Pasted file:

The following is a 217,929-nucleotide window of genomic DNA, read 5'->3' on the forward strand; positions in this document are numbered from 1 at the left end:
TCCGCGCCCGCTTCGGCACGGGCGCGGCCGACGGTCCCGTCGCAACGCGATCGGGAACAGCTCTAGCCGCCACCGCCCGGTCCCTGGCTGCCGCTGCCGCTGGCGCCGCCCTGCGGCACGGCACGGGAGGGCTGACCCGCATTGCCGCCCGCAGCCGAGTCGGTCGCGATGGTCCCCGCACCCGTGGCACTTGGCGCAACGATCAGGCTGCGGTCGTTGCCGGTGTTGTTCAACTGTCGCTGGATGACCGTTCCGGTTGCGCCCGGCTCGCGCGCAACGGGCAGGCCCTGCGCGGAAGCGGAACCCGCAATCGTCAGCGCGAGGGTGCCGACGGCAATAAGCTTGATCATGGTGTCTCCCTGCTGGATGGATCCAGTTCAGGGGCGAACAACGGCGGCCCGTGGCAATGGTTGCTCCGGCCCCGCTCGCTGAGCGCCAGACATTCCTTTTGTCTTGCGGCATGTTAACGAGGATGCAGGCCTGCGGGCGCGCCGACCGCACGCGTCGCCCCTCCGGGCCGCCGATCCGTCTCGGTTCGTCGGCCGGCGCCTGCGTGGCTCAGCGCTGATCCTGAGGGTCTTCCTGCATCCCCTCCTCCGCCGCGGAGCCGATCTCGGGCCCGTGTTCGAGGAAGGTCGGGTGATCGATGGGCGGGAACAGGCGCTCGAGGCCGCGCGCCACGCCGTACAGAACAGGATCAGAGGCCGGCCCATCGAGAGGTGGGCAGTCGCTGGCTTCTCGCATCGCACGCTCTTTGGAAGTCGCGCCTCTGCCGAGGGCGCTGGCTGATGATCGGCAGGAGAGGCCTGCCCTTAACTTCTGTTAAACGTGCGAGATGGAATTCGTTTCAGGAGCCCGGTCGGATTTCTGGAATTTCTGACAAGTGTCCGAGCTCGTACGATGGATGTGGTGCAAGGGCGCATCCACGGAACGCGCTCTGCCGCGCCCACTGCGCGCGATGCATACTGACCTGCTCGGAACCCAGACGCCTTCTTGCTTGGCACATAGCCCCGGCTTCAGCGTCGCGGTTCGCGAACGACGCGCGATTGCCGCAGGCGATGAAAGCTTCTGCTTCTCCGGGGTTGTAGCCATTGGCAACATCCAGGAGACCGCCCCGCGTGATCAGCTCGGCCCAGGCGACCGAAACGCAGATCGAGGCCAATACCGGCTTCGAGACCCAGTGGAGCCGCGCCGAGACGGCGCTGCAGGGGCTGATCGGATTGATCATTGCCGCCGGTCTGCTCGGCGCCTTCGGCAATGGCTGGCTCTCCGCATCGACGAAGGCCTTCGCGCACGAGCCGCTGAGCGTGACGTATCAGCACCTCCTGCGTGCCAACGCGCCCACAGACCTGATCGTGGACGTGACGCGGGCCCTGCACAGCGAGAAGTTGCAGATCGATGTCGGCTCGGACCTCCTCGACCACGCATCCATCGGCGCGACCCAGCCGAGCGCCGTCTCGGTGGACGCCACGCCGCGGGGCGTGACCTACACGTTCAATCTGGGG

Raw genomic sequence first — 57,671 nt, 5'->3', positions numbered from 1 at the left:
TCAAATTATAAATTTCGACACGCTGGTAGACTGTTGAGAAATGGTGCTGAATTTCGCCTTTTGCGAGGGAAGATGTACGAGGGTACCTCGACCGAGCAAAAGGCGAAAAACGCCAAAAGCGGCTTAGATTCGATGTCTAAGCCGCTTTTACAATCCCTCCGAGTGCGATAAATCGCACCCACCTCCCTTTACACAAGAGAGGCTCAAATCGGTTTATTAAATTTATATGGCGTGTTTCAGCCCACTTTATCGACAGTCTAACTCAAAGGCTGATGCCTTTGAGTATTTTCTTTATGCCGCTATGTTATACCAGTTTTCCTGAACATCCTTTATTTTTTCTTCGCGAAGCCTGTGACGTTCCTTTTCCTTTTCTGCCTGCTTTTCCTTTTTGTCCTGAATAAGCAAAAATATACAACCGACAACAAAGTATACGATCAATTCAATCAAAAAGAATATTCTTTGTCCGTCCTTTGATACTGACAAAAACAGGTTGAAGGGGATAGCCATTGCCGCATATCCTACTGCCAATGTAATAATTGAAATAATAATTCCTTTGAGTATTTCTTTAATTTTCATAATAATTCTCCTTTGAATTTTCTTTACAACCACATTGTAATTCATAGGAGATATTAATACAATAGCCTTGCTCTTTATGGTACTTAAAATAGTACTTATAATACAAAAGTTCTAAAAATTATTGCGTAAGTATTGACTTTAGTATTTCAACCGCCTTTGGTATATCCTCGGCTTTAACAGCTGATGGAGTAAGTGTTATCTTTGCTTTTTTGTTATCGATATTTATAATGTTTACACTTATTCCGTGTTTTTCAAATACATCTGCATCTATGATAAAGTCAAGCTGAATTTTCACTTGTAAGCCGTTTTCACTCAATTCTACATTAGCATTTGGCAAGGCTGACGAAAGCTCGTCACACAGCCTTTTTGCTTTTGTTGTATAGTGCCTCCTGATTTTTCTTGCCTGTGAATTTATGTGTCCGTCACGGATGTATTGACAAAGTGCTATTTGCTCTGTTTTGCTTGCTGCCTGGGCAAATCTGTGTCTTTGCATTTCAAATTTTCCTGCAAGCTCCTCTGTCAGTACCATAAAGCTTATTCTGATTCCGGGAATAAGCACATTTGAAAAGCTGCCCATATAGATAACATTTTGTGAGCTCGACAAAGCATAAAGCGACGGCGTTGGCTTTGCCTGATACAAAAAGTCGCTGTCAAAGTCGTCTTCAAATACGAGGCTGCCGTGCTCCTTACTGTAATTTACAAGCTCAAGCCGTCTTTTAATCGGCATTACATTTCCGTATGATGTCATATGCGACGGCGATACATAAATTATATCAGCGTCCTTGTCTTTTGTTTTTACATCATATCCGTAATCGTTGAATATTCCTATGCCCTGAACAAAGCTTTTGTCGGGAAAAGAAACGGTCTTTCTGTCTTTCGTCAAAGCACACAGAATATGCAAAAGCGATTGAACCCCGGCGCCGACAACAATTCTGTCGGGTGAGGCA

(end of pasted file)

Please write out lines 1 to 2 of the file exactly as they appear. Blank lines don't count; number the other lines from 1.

The following is a 217,929-nucleotide window of genomic DNA, read 5'->3' on the forward strand; positions in this document are numbered from 1 at the left end:
TCCGCGCCCGCTTCGGCACGGGCGCGGCCGACGGTCCCGTCGCAACGCGATCGGGAACAGCTCTAGCCGCCACCGCCCGGTCCCTGGCTGCCGCTGCCGCTGGCGCCGCCCTGCGGCACGGCACGGGAGGGCTGACCCGCATTGCCGCCCGCAGCCGAGTCGGTCGCGATGGTCCCCGCACCCGTGGCACTTGGCGCAACGATCAGGCTGCGGTCGTTGCCGGTGTTGTTCAACTGTCGCTGGATGACCGTTCCGGTTGCGCCCGGCTCGCGCGCAACGGGCAGGCCCTGCGCGGAAGCGGAACCCGCAATCGTCAGCGCGAGGGTGCCGACGGCAATAAGCTTGATCATGGTGTCTCCCTGCTGGATGGATCCAGTTCAGGGGCGAACAACGGCGGCCCGTGGCAATGGTTGCTCCGGCCCCGCTCGCTGAGCGCCAGACATTCCTTTTGTCTTGCGGCATGTTAACGAGGATGCAGGCCTGCGGGCGCGCCGACCGCACGCGTCGCCCCTCCGGGCCGCCGATCCGTCTCGGTTCGTCGGCCGGCGCCTGCGTGGCTCAGCGCTGATCCTGAGGGTCTTCCTGCATCCCCTCCTCCGCCGCGGAGCCGATCTCGGGCCCGTGTTCGAGGAAGGTCGGGTGATCGATGGGCGGGAACAGGCGCTCGAGGCCGCGCGCCACGCCGTACAGAACAGGATCAGAGGCCGGCCCATCGAGAGGTGGGCAGTCGCTGGCTTCTCGCATCGCACGCTCTTTGGAAGTCGCGCCTCTGCCGAGGGCGCTGGCTGATGATCGGCAGGAGAGGCCTGCCCTTAACTTCTGTTAAACGTGCGAGATGGAATTCGTTTCAGGAGCCCGGTCGGATTTCTGGAATTTCTGACAAGTGTCCGAGCTCGTACGATGGATGTGGTGCAAGGGCGCATCCACGGAACGCGCTCTGCCGCGCCCACTGCGCGCGATGCATACTGACCTGCTCGGAACCCAGACGCCTTCTTGCTTGGCACATAGCCCCGGCTTCAGCGTCGCGGTTCGCGAACGACGCGCGATTGCCGCAGGCGATGAAAGCTTCTGCTTCTCCGGGGTTGTAGCCATTGGCAACATCCAGGAGACCGCCCCGCGTGATCAGCTCGGCCCAGGCGACCGAAACGCAGATCGAGGCCAATACCGGCTTCGAGACCCAGTGGAGCCGCGCCGAGACGGCGCTGCAGGGGCTGATCGGATTGATCATTGCCGCCGGTCTGCTCGGCGCCTTCGGCAATGGCTGGCTCTCCGCATCGACGAAGGCCTTCGCGCACGAGCCGCTGAGCGTGACGTATCAGCACCTCCTGCGTGCCAACGCGCCCACAGACCTGATCGTGGACGTGACGCGGGCCCTGCACAGCGAGAAGTTGCAGATCGATGTCGGCTCGGACCTCCTCGACCACGCATCCATCGGCGCGACCCAGCCGAGCGCCGTCTCGGTGGACGCCACGCCGCGGGGCGTGACCTACACGTTCAATCTGGGG